Blade didn’t really buck the trend of Marvel movies being box-office poison because almost nobody knew that Blade was a Marvel hero. He was a minor supporting character in a pretty damn obscure comic and only headlined his own book for ten issues prior to the movie coming out. And when the movie did come out and was a big hit, the comic version was pretty much rebuilt entirely from the ground up to look more the movie version. Saying that Blade the character from Tomb of Dracula was what made Blade the movie a success is like saying that everyone came to see Road to Perdition because they were huge fans of the original comic (didn’t know Road to Perdition was a comic? My point, it is made). Besides, Blade is really more of an action/horror flick than a superhero movie. That’s all I mean when I say Blade doesn’t count.

“Some muthafuckas always trying to ice-skate uphill.”

Yup. They…they sure are. Anyway. X-Men was seen as a real gamble given the track record of previous Marvel movies. But if ever there was a time to try and steal DC’s thunder at the box-office, it was now. After the initial stunning success of the early Batman and Superman movies, Warner Bros’ DC money train had skidded off the tracks in 1997 with the twin box-office disasters of Steel and Batman and Robin.

AKA one of the great underrated comedies of the nineties FIGHT ME.

So Marvel decided to put their best foot forward with their most popular non-Spider-man franchise, the X-Men. Oh yes, back in the nineties/early 2000s X-Men were one of the biggest things in comics, although it took a long while for them to get there.

The first version of the X-Men appeared in 1963, created by the legendary duo of Stan Lee and Jack Kirby. And with such a stellar creative team the original X-Men was…kinda awful, actually. Seriously. Really below par. Even Kirby looks like he’s phoning the art in and Jack Kirby was bitten by a radioactive work ethic as a teenager. That said, Kirby and Lee did come up with two novel ideas:

1)      Instead of being a family like the Fantastic Four, or a group of buddies like the Avengers, the X-Men is a school for young superheroes.

2)      The X-Men and their enemies are mutants who are born with a special gene that gives them superpowers. This allowed Stan Lee to introduce new villains every week without having to explain that Hotdog Man got his powers from radioactive mustard or whatever.

In the first issue Professor Xavier, their mentor, explains that their name comes from their “eX-tra power”.

“But “extra” begins with…”
“I know, but the E-Men are a techno group from Leeds and they won’t sell me the name.”

So yeah, some novel ideas, and one or two characters (like Cyclops and Magneto) with striking designs and interesting powers. But on the whole, the early X-Men stories are considered the worst thing to come out of the Lee/Kirby partnership. Roy Thomas and Neal Adams took over in 1969 and produced what is generally considered an excellent run, but it wasn’t enough to save the comic from cancellation. Fast forward to 1975 and everything changed.

As a statement of intent, that’s pretty on the nose.

The relaunched X-Men series written by Len Wein and later Chris Claremont was a very different Beast (sorry) from the original, featuring a multinational cast of men and women from all around the world, including perennial fan favourites like Wolverine and Storm, to this day still the most iconic black female superhero. Claremont used the X-men’s status as mutants to make them an allegory for various oppressed peoples and the comic became one of the most popular in Marvel’s stable. (Yeah, I know Stan Lee says he always intended for Xavier to be Martin Luther King and Magneto to be Malcolm X but I call BS. If the early X-men really was a civil rights allegory then it went “All black people are evil except like six who live in a mansion and protect us from the evil ones”.)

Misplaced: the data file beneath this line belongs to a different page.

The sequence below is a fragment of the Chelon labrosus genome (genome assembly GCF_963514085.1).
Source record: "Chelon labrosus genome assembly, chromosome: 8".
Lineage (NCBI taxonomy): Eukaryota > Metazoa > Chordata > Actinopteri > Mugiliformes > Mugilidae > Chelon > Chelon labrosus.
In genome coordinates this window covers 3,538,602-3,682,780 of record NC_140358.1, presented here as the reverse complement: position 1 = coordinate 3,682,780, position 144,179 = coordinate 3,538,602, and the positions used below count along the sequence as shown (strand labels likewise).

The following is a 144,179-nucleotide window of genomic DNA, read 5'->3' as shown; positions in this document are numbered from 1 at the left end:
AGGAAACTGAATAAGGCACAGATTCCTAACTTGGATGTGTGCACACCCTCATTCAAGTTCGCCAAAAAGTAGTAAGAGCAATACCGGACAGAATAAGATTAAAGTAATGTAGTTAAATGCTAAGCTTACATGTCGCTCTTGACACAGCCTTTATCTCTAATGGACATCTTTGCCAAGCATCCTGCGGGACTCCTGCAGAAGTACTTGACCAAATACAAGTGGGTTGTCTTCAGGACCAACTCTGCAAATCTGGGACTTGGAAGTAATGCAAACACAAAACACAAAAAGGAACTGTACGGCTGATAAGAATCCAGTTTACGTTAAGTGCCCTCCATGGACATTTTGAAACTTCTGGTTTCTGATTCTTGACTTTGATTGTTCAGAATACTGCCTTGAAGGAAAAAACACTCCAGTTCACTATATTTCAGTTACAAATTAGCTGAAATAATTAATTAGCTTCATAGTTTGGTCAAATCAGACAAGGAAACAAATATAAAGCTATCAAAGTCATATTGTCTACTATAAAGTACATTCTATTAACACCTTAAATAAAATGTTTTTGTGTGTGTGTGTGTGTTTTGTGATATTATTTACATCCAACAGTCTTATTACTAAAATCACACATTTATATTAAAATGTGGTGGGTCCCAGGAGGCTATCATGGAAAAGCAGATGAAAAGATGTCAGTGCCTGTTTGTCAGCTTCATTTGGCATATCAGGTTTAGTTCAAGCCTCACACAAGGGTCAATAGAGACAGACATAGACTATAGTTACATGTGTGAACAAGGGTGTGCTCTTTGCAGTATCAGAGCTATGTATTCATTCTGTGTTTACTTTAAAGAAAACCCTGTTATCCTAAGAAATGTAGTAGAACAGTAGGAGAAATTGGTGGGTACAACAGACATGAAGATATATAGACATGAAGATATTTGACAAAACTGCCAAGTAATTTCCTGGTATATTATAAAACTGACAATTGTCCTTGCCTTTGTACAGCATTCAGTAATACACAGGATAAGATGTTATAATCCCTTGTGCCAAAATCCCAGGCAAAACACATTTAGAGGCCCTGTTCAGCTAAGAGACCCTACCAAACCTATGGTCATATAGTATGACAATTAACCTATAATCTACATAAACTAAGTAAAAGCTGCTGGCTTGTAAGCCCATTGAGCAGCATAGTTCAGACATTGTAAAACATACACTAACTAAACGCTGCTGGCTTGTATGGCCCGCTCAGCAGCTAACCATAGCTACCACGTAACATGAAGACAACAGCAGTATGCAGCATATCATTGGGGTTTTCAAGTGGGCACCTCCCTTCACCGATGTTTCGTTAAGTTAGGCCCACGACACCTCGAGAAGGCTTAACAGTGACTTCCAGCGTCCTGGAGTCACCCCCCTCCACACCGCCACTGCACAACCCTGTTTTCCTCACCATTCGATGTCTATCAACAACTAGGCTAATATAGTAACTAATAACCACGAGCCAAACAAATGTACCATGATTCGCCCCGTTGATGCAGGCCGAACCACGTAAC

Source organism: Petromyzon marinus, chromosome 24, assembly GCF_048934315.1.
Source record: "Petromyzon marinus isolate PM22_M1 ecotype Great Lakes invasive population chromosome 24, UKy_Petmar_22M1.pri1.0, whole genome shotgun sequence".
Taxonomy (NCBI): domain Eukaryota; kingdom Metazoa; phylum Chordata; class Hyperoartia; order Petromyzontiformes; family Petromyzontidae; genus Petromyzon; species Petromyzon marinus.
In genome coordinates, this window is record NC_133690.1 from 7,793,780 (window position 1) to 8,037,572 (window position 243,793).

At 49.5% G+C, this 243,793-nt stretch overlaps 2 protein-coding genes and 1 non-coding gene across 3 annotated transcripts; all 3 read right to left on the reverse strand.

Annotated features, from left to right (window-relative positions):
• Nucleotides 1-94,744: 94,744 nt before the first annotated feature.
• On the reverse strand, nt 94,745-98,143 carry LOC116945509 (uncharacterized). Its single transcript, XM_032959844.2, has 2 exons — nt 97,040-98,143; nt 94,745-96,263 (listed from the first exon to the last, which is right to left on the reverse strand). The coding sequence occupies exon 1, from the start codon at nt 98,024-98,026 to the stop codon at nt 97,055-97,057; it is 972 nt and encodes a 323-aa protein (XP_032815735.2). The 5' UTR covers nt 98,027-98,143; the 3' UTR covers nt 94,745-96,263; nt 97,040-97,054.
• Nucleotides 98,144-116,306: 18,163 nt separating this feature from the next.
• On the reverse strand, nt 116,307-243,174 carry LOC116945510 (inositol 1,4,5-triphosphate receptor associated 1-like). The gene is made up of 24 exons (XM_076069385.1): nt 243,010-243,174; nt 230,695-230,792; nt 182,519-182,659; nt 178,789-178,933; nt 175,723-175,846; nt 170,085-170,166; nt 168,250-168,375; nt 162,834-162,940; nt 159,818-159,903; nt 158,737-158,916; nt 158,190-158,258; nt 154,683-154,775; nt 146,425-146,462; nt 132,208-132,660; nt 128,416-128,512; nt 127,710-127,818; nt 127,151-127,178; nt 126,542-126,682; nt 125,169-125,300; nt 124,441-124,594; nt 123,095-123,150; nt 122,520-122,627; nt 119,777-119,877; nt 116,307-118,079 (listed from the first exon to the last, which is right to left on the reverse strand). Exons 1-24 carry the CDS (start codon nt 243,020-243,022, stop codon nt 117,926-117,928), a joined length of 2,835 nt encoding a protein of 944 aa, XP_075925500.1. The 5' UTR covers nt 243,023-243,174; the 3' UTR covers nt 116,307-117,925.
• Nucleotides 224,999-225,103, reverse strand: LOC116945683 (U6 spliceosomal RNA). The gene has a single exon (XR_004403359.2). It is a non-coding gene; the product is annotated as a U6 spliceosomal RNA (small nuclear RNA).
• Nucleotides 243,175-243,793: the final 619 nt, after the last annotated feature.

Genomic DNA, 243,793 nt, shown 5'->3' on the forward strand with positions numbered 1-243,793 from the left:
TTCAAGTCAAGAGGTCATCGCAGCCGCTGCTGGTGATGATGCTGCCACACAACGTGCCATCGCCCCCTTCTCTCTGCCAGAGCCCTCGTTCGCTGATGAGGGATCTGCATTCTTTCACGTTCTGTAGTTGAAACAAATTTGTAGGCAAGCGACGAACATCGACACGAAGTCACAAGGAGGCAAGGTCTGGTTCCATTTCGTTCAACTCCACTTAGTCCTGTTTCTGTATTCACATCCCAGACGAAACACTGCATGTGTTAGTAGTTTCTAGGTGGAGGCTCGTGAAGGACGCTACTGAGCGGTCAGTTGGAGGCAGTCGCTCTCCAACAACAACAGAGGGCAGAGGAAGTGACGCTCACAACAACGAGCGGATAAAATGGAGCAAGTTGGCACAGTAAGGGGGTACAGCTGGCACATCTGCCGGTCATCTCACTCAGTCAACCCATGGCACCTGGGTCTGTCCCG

Actually, if anything, it became too popular. By the nineties the X-Men franchise had grown so massive that Marvel could have cancelled every title that didn’t have an “X” in the title and still been one of the two biggest comic book publishers in America. And if there was one single franchise to blame for all the ills that befell the comic industry in the nineties it was the X-Men.

The speculator bubble? Check.

All the claws, cigars, chrome guns and armour? Check.

Unleashing Rob Liefeld on an innocent and unsuspecting world? Check.

Too. Much. Damn. Wolverine? Check. Check. Check and Check.

Seriously, the X-Men were Marvel in the nineties, not like today where they have been sent to live in the little room under the stairs while Marvel tries to sell you on the fucking Inhumans for the bajillionth time.


So, my feelings on the X-Men are a little mixed. I adored the Fox cartoon growing up, and there have been plenty of stories I’ve thoroughly enjoyed. And yeah, as a concept, the X-Men are important. Really important. That there is this huge multi-media franchise about minorities fighting prejudice and oppression, that is a big frickin’ deal.

That said though, man, when the X-Men suck they really suck.

As a Catholic, I loved the story where a fringe Catholic sect tried to make Nightcrawler pope and then trick everyone into thinking the rapture had started with exploding communion wafers despite the fact that Catholics don’t actually believe in the rapture and that is literally the least stupid part of the whole thing.

In its way, the X-Men movie series is one of the most faithful in the history of the superhero genre. Because, like the comic it’s based on; when it’s good, it’s very, very good, but when it’s bad it’ll make you want to claw your eyes out. Which category does X-Men fall into? Let’s take a look.


Strange Days (1995)

The future is the present, but moreso.